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What You Need to Know About Wood Roofs

Wood is one of the oldest and most durable materials used for roofing surfaces. Wood was used to build the first homes in colonial America, and it is still a preferred roofing material for certain affluent residences that want a rustic look.

Cedar Is Usually the Best Wood Option

Few materials compare to cedar in terms of moisture and rot resistance, but if you live in a western area, redwood can be an option. Redwood has all of the wearability of cedar, and it may even have a little aesthetic benefit. However, because redwood grows exclusively near the Pacific coast, it is less common and more expensive than cedar. Yellow pine and cypress are two cost-effective options, but they both require particular treatment to be appropriate for roofing. No treatment can make them as durable and long-lasting as cedar.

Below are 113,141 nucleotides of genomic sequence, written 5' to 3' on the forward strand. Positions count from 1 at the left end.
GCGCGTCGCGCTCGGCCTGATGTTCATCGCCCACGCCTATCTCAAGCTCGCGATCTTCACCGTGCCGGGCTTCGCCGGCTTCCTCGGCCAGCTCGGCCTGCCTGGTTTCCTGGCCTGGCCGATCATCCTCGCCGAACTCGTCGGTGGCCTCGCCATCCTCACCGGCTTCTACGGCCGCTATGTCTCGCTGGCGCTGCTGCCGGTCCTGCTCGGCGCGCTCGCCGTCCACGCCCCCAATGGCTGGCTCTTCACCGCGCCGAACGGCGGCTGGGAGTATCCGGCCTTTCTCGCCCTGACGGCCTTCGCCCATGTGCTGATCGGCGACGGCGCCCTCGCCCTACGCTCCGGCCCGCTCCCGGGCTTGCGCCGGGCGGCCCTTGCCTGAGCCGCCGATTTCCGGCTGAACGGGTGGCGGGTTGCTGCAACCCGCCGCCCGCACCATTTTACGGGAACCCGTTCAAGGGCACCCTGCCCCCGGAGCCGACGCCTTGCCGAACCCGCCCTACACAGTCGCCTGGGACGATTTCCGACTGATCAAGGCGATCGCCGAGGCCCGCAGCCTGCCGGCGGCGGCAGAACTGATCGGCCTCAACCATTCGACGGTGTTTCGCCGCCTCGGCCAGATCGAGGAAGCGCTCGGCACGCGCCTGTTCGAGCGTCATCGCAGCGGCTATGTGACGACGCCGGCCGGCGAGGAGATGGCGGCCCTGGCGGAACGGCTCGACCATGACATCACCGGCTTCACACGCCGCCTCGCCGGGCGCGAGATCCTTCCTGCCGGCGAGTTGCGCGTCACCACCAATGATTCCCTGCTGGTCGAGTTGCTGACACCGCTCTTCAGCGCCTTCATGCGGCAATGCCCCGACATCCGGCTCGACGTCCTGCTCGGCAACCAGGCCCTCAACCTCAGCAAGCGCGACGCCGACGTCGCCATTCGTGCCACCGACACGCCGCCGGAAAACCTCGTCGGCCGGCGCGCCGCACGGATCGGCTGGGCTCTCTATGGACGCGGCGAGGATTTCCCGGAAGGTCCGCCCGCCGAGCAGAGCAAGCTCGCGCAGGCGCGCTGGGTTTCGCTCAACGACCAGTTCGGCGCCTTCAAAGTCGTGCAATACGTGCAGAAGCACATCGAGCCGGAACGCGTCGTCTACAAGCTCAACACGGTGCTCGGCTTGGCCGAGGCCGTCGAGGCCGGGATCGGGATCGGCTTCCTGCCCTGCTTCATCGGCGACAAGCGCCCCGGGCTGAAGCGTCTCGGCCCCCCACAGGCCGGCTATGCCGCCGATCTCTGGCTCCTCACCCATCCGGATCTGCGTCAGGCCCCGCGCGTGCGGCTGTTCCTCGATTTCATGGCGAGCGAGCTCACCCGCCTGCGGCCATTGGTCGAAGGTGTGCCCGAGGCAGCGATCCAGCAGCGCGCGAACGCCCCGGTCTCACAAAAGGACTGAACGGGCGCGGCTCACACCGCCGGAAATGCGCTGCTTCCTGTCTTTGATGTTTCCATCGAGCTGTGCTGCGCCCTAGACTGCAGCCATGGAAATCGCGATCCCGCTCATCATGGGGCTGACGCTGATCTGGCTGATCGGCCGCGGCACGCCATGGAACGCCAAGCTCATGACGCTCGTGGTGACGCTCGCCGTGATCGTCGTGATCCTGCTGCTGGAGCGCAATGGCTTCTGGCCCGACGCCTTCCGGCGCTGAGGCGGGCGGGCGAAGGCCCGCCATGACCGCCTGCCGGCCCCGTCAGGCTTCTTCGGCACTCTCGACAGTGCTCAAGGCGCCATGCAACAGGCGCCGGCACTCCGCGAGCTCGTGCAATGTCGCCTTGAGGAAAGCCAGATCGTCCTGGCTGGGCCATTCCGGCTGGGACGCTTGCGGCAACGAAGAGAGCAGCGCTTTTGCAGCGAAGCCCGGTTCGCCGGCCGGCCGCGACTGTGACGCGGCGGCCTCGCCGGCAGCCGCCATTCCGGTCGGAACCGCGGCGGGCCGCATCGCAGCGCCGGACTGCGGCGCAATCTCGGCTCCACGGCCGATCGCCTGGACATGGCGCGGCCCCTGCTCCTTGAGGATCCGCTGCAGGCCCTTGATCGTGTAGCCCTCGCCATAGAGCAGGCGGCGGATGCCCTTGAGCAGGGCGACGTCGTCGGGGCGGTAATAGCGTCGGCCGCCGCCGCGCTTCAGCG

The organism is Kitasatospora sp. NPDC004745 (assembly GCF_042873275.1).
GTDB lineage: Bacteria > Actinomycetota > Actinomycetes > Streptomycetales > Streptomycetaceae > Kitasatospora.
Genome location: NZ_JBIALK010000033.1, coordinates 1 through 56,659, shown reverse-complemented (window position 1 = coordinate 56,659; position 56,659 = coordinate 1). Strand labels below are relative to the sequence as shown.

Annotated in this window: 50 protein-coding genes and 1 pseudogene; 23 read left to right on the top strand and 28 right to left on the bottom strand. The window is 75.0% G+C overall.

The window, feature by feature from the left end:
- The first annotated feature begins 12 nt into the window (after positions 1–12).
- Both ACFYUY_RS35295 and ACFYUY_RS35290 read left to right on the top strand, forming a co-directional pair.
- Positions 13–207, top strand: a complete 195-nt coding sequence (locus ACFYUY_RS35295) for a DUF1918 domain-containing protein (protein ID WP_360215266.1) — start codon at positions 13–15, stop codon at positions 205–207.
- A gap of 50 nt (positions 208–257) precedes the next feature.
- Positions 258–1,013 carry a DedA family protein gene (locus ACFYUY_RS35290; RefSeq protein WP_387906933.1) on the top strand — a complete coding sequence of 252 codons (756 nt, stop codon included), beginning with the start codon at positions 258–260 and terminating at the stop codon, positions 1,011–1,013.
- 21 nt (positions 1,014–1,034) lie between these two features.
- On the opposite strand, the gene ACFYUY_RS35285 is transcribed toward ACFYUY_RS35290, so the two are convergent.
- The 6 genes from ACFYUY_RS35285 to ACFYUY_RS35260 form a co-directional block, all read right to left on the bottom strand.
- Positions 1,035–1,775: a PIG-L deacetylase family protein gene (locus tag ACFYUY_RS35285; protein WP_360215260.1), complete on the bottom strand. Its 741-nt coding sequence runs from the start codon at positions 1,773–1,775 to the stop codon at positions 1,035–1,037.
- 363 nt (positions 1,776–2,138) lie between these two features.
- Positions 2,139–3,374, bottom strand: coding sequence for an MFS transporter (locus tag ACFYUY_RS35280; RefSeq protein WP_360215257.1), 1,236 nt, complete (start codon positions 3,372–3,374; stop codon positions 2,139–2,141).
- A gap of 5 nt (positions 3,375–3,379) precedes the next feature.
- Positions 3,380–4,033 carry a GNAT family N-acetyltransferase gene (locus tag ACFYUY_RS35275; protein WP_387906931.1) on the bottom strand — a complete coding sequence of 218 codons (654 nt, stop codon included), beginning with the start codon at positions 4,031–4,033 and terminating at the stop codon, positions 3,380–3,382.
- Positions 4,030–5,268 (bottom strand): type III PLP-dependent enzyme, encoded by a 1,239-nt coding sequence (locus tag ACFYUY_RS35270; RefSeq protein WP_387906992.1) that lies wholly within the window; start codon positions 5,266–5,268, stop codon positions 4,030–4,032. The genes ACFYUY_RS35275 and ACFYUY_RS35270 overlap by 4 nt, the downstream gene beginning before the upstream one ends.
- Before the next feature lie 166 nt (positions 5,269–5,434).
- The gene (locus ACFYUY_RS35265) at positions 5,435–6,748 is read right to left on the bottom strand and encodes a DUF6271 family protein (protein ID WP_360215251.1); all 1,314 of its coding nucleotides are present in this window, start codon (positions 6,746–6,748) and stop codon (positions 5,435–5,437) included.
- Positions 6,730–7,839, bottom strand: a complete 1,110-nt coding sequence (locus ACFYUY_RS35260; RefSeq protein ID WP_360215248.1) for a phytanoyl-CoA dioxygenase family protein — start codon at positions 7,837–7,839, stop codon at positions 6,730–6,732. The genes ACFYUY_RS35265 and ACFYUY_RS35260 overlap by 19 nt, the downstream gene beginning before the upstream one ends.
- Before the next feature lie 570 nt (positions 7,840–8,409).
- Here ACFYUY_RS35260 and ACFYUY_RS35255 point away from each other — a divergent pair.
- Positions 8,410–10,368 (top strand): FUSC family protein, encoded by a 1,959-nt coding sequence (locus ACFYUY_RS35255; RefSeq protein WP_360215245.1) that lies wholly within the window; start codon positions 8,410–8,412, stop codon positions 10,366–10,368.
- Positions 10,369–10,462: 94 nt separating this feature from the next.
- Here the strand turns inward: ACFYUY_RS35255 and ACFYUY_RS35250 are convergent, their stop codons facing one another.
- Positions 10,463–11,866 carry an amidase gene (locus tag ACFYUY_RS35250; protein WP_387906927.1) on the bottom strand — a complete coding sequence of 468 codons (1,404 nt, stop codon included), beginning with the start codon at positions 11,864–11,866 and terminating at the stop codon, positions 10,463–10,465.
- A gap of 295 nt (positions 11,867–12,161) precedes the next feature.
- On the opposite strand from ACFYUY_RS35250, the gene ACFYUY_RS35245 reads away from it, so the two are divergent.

The Advantages of a Wood Roof

Wooden shake is a true classic roofing material for residential homes, and it’s also one of the most aesthetically beautiful of all the other options available. While you may believe that superior new materials such as asphalt and steel are a more attractive roofing material than wood shake, you may be mistaken. A hardwood roof offers a variety of advantages over conventional roofing systems. Wooden roofs are not only attractive, but they are also durable, environmentally beneficial, and energy efficient.

The following are some of the benefits of a wooden roof:


Exceptional Insulation
Natural hardwood is used to make wood shake shingles, such as cedar. Because wood is a natural insulator, your wood shake will keep your home cooler during hot summer days and will automatically chill your home during the winter. Wood shake is a wonderful alternative for your home if you want to improve the energy efficiency of your property.

Roofing that is durable
High-quality wood shake shingles can also maintain their original shape and size even when exposed to increasingly humid circumstances. Natural wood shakes have an inert chemical composition that resists shrinking and provides them a level of durability comparable to asphalt.